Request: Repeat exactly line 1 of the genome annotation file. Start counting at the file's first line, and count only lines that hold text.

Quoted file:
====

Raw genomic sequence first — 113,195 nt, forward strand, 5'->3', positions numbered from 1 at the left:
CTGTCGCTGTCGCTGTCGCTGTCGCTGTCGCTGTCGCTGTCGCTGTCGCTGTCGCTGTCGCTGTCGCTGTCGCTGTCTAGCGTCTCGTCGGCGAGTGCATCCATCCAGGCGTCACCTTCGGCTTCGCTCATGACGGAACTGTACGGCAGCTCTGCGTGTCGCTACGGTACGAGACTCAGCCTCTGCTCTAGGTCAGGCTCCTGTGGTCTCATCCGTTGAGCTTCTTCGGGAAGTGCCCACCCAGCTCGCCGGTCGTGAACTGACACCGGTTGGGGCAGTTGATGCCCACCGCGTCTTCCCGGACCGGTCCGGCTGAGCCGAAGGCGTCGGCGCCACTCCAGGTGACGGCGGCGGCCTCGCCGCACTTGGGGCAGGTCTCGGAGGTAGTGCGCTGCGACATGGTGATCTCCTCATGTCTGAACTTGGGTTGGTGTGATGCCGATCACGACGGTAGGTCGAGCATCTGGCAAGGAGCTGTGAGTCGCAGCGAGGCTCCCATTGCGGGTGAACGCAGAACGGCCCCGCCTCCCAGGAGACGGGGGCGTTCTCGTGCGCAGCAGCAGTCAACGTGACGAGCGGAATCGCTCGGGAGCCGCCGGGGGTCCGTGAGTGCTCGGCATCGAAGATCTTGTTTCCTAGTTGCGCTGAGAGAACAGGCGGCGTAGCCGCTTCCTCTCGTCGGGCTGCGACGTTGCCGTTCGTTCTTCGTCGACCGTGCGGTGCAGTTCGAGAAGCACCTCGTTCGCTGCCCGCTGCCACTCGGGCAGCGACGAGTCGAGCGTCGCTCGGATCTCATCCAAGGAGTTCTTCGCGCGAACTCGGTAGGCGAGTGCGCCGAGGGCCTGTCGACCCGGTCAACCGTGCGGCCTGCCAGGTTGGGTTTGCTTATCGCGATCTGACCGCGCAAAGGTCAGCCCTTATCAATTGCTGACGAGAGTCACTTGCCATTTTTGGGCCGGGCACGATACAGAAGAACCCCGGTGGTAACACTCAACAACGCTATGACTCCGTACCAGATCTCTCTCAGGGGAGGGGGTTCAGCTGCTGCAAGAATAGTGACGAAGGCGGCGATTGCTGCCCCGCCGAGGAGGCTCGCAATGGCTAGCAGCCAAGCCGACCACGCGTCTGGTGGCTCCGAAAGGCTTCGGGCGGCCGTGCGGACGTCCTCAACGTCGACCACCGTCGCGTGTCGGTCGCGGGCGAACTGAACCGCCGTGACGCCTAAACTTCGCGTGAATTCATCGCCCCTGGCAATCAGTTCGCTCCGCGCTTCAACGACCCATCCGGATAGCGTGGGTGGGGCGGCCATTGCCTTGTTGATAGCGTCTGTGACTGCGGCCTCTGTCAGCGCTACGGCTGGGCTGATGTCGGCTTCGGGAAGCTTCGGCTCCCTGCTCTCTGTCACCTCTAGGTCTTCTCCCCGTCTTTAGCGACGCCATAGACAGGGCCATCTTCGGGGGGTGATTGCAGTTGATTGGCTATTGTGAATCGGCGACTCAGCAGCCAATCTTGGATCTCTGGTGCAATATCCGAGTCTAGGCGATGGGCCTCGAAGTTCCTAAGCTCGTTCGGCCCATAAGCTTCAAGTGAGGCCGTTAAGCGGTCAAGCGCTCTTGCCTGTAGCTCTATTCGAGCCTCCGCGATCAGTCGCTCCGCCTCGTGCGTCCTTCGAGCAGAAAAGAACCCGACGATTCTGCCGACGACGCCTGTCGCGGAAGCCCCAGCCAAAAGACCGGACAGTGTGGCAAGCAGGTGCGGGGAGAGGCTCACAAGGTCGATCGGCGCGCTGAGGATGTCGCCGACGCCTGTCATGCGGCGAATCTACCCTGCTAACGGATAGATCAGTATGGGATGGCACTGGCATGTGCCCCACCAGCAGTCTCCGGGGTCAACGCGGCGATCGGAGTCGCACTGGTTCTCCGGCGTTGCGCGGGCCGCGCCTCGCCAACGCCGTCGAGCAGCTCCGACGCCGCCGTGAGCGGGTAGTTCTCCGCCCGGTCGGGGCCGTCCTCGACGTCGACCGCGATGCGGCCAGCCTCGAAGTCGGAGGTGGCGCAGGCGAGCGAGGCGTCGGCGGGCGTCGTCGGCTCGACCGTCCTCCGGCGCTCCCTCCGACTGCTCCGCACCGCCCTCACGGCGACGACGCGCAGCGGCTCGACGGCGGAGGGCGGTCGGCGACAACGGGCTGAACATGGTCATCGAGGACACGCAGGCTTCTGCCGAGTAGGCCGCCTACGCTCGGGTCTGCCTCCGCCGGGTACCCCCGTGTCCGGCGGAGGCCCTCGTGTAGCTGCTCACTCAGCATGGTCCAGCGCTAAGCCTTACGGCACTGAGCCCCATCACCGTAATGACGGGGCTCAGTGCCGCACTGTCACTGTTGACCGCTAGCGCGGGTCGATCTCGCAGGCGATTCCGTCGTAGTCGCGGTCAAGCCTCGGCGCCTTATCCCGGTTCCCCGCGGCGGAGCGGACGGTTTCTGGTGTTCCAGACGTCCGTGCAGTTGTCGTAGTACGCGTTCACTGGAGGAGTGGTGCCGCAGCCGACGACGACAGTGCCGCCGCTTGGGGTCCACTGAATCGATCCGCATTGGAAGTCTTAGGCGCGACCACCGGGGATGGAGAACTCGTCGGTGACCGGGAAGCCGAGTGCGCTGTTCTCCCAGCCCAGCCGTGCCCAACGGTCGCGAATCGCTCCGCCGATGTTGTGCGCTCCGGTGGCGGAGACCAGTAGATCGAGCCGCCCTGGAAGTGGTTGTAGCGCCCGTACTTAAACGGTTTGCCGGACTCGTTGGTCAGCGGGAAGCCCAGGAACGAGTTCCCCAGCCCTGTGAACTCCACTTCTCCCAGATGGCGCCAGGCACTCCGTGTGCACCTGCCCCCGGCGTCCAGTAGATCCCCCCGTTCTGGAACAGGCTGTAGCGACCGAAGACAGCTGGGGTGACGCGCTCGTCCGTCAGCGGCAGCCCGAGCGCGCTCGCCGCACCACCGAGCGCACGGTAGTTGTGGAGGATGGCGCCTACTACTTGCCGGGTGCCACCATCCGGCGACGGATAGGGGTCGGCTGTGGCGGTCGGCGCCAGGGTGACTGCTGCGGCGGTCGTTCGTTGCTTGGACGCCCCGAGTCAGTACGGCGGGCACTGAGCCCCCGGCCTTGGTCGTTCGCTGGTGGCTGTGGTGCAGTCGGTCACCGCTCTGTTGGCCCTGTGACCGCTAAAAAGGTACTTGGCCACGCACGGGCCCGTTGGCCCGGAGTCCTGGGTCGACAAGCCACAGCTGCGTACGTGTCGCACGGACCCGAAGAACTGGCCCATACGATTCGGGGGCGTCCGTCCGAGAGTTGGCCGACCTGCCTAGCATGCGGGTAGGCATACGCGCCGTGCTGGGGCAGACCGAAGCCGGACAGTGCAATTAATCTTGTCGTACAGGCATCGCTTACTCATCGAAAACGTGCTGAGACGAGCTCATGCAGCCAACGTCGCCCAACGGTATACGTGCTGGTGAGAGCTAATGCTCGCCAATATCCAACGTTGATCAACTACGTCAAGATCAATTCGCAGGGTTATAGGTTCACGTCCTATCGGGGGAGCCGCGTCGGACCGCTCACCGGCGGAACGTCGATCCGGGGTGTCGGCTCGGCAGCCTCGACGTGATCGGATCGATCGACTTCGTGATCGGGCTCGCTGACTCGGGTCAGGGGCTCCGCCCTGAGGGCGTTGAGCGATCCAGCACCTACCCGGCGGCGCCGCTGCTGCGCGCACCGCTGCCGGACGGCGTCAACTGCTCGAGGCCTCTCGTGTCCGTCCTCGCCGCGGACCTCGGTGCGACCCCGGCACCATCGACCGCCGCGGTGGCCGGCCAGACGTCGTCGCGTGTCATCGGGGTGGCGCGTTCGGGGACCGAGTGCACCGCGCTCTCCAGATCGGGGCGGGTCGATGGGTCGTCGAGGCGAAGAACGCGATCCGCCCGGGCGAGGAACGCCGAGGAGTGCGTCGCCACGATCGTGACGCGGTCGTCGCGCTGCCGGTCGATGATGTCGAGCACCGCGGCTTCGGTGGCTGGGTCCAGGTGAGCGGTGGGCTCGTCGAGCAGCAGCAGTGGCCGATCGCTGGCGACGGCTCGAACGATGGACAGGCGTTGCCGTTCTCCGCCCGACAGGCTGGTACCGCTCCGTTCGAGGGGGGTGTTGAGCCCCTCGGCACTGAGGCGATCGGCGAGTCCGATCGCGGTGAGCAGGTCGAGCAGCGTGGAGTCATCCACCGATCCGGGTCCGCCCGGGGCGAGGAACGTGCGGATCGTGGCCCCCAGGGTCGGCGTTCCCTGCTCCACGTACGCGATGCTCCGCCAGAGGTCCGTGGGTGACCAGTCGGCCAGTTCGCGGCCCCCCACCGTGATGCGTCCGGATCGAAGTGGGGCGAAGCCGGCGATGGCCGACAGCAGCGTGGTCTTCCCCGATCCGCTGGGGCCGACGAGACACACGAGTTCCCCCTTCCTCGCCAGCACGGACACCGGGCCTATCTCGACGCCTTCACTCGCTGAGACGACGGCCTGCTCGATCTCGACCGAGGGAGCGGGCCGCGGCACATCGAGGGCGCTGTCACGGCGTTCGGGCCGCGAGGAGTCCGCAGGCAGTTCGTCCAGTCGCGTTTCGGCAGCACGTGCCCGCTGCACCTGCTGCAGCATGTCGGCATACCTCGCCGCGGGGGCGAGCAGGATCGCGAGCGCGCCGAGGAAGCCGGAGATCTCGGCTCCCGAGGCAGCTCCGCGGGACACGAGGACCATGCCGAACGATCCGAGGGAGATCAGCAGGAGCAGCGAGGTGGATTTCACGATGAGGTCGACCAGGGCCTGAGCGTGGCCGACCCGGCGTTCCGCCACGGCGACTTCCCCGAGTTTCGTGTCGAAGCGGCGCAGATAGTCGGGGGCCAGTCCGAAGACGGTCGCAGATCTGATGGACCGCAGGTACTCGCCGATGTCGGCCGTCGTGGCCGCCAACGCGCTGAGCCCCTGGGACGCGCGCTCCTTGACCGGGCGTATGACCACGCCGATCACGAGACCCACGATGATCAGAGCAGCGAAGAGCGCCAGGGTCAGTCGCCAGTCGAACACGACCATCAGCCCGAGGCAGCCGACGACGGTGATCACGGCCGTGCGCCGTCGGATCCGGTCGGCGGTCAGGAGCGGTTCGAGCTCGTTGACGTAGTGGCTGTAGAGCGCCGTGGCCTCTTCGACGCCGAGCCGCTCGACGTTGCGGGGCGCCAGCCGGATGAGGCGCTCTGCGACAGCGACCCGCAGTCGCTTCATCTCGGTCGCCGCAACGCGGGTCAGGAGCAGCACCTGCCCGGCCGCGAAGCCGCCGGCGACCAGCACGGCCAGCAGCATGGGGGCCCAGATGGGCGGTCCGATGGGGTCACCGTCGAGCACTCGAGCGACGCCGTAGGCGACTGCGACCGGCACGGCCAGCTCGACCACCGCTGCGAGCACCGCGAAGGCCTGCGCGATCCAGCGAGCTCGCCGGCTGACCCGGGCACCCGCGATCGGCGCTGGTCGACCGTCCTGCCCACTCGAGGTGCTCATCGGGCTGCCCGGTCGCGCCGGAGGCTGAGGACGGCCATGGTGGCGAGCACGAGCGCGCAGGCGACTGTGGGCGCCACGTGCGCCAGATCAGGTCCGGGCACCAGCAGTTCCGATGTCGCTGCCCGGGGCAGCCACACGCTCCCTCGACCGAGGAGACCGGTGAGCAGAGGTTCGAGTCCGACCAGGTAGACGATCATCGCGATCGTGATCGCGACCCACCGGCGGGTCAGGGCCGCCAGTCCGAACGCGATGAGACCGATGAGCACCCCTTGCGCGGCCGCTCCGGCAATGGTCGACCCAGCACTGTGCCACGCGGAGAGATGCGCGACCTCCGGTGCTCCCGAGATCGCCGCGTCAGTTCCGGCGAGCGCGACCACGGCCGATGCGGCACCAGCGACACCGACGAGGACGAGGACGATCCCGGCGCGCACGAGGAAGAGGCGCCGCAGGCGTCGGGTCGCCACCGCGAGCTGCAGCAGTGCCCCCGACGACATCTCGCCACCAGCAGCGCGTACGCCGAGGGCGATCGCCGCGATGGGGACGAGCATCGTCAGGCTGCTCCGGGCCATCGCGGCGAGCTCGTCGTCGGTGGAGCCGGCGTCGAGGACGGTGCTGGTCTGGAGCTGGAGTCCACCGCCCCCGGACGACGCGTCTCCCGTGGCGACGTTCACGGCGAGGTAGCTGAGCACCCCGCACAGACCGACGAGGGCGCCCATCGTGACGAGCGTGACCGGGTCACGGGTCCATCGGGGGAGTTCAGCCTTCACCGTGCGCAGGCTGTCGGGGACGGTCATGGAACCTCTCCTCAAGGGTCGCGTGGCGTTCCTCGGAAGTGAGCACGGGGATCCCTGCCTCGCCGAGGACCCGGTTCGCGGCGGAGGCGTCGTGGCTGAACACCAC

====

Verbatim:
Raw genomic sequence first — 113,195 nt, forward strand, 5'->3', positions numbered from 1 at the left: